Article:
Cliven Bundy, the Nevada rancher at the center of a high-profile fight with the federal government over grazing and the seizure of cattle, let his inner racist out, and that has Republicans who embraced him scurrying.
“I want to tell you one more thing I know about the Negro,” he’s quoted as saying to a group of supporters and a reporter or two, providing an instant signal that what was coming next wasn’t likely to end well.
Mr. Bundy recalled driving past a public-housing project in North Las Vegas, “and in front of that government house the door was usually open and the older people and the kids—and there is always at least a half a dozen people sitting on the porch—they didn’t have nothing to do. They didn’t have nothing for their kids to do. They didn’t have nothing for their young girls to do.
“And because they were basically on government subsidy, so now what do they do?” he asked. “They abort their young children, they put their young men in jail, because they never learned how to pick cotton. And I’ve often wondered, are they better off as slaves, picking cotton and having a family life and doing things, or are they better off under government subsidy? They didn’t get no more freedom. They got less freedom.”
Better off as slaves? Te-nahesi Coates of The Atlantic would like to take that one.
Enslaved black people were, with some regularity, beat with cowhide whips, tongs, pokers, chairs, and wooden boards. Nails were driven through their palms, pins through their tongues. Eyes were gouged out for the smallest offense.
When people like Cliven Bundy assert the primacy of the past it is important that we do not recount it selectively. American enslavement is the destruction of the black body for profit. That is the past that Cliven Bundy believes “the Negro” to have been better off in. He is, regrettably, not alone.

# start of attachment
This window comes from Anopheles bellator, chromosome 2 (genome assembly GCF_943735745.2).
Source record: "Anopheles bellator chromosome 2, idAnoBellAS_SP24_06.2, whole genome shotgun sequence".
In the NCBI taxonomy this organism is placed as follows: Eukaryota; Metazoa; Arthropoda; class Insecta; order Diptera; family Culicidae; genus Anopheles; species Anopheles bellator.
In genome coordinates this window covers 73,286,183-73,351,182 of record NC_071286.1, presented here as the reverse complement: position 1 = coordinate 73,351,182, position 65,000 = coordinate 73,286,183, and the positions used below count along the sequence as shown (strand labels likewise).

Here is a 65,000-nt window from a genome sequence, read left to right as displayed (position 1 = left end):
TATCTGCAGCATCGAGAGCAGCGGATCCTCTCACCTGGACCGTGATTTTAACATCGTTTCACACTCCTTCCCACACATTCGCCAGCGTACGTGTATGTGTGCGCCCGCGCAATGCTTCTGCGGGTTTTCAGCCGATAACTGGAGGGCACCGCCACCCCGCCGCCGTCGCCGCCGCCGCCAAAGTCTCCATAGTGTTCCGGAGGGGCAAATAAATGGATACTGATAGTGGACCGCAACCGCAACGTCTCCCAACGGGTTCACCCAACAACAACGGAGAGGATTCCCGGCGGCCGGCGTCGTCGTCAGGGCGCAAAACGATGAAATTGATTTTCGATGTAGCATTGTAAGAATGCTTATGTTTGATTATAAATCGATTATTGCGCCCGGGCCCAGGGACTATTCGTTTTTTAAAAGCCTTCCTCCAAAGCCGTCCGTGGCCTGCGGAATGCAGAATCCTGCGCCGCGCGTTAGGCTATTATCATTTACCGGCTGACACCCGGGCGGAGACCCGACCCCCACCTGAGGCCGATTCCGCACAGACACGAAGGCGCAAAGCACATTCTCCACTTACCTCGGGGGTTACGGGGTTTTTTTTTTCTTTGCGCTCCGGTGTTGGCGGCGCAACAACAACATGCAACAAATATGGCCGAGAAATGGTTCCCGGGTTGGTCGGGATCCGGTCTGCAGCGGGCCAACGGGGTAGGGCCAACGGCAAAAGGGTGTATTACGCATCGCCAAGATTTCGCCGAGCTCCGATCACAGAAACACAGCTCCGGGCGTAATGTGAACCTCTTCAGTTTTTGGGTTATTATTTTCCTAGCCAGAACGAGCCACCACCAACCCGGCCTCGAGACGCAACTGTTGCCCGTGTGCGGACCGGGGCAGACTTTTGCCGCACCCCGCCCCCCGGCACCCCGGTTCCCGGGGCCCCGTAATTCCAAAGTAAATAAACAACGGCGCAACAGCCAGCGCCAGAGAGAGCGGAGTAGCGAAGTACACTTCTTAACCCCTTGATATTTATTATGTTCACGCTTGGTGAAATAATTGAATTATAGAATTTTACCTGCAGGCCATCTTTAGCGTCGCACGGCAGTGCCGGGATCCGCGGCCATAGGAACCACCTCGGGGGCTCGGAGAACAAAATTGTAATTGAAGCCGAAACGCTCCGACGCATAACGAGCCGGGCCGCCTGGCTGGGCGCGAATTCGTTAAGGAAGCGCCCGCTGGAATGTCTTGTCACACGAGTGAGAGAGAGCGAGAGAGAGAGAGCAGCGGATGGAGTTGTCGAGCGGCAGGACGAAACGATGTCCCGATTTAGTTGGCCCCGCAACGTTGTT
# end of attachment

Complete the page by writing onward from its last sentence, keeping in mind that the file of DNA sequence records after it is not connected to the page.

Is Bundy’s racist lesson shared by the politicians who’ve rallied around him? Not necessarily, but you have to say it when given the opportunity.
On CBS this morning, Rick Perry must have known he’d get the question from Nora O’Donnell. There isn’t a politician who wants to be president in America who doesn’t know what’s on the front page of the New York Times before doing a network TV interview about running for president.
“Do you denounce those comments?” O’Donnell asked, indicating the comments were “racial.”
“I don’t know what he said,” the Texas governor claimed, not bothering to ask.
“I think Cliven Bundy is a side story. The federal government and how the federal government deals with these issues of private citizens, whether it’s on the public lands or whether, in the state of Texas we have a big issue about whether this is private land or this is public land. And rather than sending armed troops, I don’t think that is the way that the government should be handling any of these things with its own citizens,” said Perry. “We saw a huge debacle in Waco, Texas, back a decade plus ago with how they dealt with that issue. I hope our government officials are very, very wise and use common sense when it comes to these issues of conflict within the borders of the United States dealing with something that should be able to do be dealt with in a substantially less confrontational way.”
It was perfect example of how politicians deflect questions and turn them back to their talking points: If you don’t like the question that was asked, answer one that wasn’t. But the method depends on reporters not saying the magic words, “you didn’t answer my question.”
Co-host Charlie Rose, named earlier in the day as one of Time’s 100 most influential people, changed the subject to immigration, just before co-host Gayle King concluded the interview by telling Perry, “I like your glasses.”
In its online story about the interview, CBS “News” did not mention one word about Perry’s response to Bundy.
It’s not a hard question.
“(His) remarks on race are offensive and I wholeheartedly disagree with him,” Rand Paul said in a statement, shortly appeared on FoxNews today, after not being available for comment earlier.